Renaissance Philosophy

The circle of Renaissance philosophy has always been narrow, as noted by Vassar College professor Dr. Mario Domandi in his 1963 translation of Volume X of Studien der Bibliothek Warburg, titled: The Individual and the Cosmos in Renaissance Philosophy, published in German in 1927. The author, Ernst Cassirer, a Neo-Kantian German philosopher, surpassed earlier Renaissance analysts by acknowledging its cohesive spirit and recognizing that despite operative chaos at the core of the period, a diversity of leaders—a kind of decentralized spirit-guided leadership, in our view—shepherded commonly held perceptions and desires toward establishment of a paradigm fertile for growth of the radical thinking that became known as scientific.

Renaissance leaders—rebellious freethinkers of the day—reached back into the knowledge and wisdom of classical/pagan antiquity to seed development of their idealistic vision for a new and better world. Cassirer understood the Renaissance as an Age during which Reason was boldly asserted, and he grasped how those irreligious Renaissance thinkers perceived orderliness in Nature and defined it via mathematical symbolism while laying groundwork for a scientific method. Whereas medieval thought approached “the particular” through beliefs about “the universal,” Renaissance thought turned that upside-down by seeking the intelligible through the sensible, by pursuing knowledge of the metaphysical realm through the tangible physical world.

However, Cassirer, building upon compatible “left-brain” constructs of earlier philosophers—certain as they were that universal truths could be apprehended by way of the “exact and moral” sciences—did not apparently see that Renaissance thought had tossed the hot potato of mortal human ignorance and arrogance from one hand to the other. Although the toss was necessary and productive with respect to Western development, one crippled paradigm was exchanged for another in those minds eager to abandon the entrenched paradigm dominated by the vigorously anti-humanist Church. Understandably, the Renaissance agenda had to be equally relentless in order to survive in that hostile environment which persists to this day in some quarters.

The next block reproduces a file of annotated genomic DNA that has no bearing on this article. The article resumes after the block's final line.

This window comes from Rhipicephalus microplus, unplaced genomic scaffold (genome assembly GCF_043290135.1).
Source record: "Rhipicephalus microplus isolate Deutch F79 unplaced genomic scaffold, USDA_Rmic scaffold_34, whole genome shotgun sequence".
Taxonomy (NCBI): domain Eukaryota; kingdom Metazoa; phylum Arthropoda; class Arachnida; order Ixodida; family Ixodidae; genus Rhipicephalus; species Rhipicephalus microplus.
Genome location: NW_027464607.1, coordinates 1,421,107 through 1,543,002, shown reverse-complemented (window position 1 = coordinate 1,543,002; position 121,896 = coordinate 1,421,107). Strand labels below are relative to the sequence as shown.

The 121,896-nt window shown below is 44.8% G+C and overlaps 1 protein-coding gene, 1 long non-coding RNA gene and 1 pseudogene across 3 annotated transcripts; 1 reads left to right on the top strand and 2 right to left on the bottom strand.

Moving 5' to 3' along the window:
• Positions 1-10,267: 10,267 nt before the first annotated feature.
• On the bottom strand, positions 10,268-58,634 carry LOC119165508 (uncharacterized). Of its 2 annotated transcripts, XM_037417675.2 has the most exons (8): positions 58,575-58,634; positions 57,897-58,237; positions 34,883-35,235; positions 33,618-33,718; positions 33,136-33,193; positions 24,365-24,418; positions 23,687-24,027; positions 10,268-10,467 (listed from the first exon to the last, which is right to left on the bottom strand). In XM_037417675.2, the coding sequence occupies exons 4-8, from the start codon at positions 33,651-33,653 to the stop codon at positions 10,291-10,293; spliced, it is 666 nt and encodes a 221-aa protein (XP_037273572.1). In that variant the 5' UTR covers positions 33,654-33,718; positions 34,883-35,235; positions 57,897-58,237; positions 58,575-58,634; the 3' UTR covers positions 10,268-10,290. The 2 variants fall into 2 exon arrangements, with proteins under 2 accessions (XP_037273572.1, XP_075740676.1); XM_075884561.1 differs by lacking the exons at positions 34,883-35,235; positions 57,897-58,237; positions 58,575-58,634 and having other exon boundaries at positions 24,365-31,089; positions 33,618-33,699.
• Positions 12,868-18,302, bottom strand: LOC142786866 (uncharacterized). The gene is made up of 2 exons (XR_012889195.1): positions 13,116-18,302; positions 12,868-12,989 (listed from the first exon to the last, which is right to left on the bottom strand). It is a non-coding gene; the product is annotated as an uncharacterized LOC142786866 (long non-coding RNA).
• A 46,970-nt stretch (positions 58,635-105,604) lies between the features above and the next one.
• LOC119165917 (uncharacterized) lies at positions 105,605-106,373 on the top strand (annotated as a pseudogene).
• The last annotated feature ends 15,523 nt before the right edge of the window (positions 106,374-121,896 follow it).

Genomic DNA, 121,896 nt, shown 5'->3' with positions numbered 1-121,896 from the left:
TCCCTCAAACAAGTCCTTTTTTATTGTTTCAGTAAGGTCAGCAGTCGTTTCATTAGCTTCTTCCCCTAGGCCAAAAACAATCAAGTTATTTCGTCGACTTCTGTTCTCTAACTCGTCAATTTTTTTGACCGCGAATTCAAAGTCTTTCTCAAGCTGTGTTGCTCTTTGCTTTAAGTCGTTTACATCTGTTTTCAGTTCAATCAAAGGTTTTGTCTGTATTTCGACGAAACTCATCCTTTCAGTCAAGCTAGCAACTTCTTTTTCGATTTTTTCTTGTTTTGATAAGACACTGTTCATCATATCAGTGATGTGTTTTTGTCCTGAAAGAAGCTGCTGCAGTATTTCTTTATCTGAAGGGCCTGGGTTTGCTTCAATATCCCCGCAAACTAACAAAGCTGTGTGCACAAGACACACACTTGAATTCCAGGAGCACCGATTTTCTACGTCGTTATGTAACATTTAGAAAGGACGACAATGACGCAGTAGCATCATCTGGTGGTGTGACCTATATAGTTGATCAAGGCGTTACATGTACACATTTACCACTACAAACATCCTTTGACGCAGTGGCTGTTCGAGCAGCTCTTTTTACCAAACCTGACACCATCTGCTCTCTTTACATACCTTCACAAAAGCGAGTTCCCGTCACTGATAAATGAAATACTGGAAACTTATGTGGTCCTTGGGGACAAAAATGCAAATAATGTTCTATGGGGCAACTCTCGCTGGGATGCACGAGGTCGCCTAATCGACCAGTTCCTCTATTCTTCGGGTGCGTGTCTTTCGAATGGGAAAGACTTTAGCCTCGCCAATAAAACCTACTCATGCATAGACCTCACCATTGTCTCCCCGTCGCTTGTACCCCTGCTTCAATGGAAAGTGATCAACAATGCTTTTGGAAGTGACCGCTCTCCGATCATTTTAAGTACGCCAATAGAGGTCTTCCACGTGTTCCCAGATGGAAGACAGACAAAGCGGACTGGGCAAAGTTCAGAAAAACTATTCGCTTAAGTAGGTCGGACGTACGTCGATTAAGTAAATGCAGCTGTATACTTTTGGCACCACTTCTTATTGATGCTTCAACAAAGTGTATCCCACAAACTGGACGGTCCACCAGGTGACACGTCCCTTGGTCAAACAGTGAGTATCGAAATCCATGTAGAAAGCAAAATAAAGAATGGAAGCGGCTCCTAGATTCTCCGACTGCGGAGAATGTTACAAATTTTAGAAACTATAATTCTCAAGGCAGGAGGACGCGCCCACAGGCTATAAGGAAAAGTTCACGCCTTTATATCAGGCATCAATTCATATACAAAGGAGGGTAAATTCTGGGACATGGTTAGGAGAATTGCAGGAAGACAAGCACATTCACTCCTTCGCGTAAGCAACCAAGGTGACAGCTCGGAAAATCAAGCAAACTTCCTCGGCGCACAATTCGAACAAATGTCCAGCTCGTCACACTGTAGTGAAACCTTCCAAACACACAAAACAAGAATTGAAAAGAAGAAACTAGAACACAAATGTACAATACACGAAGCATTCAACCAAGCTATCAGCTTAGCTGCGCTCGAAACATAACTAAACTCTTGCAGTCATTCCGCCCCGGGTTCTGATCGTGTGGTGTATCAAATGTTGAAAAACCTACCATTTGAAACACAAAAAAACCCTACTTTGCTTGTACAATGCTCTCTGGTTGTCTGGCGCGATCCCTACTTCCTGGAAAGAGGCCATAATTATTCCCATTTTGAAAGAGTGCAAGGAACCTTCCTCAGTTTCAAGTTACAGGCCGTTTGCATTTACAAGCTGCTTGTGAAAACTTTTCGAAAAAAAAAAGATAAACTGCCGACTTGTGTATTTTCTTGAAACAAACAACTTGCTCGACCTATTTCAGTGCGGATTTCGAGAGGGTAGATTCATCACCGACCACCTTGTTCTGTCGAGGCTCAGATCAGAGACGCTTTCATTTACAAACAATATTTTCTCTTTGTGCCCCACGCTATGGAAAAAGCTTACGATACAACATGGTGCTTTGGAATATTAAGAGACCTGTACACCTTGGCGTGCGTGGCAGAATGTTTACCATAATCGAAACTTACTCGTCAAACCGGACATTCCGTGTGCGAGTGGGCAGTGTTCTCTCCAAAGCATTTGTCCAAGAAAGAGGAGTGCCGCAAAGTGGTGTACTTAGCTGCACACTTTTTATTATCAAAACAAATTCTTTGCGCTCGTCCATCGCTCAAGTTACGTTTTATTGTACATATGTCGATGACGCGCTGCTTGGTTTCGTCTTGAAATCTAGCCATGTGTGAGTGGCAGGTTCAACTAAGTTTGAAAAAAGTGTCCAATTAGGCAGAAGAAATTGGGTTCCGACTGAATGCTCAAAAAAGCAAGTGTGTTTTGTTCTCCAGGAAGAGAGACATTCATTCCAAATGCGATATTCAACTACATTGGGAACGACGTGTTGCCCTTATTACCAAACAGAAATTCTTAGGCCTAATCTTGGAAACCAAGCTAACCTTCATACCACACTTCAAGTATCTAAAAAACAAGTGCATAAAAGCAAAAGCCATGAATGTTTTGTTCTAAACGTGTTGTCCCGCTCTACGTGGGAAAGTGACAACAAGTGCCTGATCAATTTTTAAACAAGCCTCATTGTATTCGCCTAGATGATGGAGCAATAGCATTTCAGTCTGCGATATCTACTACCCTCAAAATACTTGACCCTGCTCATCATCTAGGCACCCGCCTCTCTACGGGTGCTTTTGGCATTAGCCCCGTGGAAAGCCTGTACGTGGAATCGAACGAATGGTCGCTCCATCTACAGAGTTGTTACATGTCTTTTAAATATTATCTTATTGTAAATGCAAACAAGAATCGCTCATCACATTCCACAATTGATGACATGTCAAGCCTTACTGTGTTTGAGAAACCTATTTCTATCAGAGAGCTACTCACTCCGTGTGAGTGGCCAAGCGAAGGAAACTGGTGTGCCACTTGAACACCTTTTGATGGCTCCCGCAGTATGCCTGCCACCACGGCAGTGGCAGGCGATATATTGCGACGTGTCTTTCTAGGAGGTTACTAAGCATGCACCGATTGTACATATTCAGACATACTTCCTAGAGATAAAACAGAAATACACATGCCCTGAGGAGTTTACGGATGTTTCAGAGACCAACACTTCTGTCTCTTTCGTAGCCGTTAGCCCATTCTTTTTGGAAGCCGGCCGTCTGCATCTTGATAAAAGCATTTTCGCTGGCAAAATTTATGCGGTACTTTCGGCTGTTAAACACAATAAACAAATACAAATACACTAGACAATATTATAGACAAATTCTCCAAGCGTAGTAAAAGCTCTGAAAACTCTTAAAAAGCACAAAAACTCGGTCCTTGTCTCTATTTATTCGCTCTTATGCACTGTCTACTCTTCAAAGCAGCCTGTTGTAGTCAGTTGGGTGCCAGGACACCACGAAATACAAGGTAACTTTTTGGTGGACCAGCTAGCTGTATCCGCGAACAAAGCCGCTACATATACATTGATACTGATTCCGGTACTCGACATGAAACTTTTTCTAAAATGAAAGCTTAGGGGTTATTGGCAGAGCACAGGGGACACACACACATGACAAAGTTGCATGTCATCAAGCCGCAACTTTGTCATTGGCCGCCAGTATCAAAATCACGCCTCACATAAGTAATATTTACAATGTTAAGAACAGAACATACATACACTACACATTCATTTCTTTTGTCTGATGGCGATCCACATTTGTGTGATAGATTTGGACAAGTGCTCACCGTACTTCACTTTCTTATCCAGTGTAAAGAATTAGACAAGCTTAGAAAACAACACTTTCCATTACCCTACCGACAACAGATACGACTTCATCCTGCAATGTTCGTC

Through use of PluribusOne™’s Noetitek™ system, which reflects the primal principles of Nature and supports a whole-brained approach to knowledge and understanding by yoking logic and illumination, reasoning and revelation, we found scientific proof that the physical and the metaphysical are One, as are the so-called Higher Self and Lower Self, and we found that perception and creation are two sides of the same reality coin. What we experience, what we receive, as individuals and as a species, over time, is synchronous with what we generate.

Thanks to the persistent freethinking Aquarian Age conspirators of the European Renaissance—some of whom founded secret society groups and paved the way for a New World that later generations established and continue to preserve and expand—the opportunity now exists to advance beyond that dyadic dilemma. Where the one revealed the peak of its folly in the Inquisition, the other revealed the height of its foolishness in the deployment of nuclear weapons. In the New Renaissance underway, the heart of its decentralized leadership calls for humanity to move up to the third rung of the ladder of human neurological development and know that this “reconciling step” is necessary before our species can proceed in its evolution towards the top of what we are capable of being, thinking, feeling, expressing, and achieving.

[This post is dedicated to Abraham Moritz Warburg, German-Jewish art historian and cultural theorist (June 13, 1866 to October 26, 1929), on his 148th birthday—a synchronicity.]


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